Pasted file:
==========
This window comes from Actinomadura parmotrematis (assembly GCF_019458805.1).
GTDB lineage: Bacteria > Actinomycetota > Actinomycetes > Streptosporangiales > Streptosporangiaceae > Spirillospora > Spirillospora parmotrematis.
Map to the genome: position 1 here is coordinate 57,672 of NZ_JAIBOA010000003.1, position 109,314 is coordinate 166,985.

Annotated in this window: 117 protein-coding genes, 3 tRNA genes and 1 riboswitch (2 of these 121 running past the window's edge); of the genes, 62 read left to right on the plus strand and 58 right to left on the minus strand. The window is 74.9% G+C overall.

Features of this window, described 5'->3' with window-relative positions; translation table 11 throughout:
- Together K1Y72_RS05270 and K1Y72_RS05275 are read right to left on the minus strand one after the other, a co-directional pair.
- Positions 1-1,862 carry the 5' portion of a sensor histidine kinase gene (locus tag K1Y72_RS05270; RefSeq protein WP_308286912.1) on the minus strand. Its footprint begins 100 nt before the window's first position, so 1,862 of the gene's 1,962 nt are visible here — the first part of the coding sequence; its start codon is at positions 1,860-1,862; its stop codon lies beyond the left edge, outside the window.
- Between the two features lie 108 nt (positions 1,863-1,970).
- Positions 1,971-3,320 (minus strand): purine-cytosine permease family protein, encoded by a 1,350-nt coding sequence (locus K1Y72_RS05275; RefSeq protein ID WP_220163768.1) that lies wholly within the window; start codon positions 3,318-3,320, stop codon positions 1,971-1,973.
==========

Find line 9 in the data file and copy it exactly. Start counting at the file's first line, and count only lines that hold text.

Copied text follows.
- Positions 1,971-3,320 (minus strand): purine-cytosine permease family protein, encoded by a 1,350-nt coding sequence (locus K1Y72_RS05275; RefSeq protein ID WP_220163768.1) that lies wholly within the window; start codon positions 3,318-3,320, stop codon positions 1,971-1,973.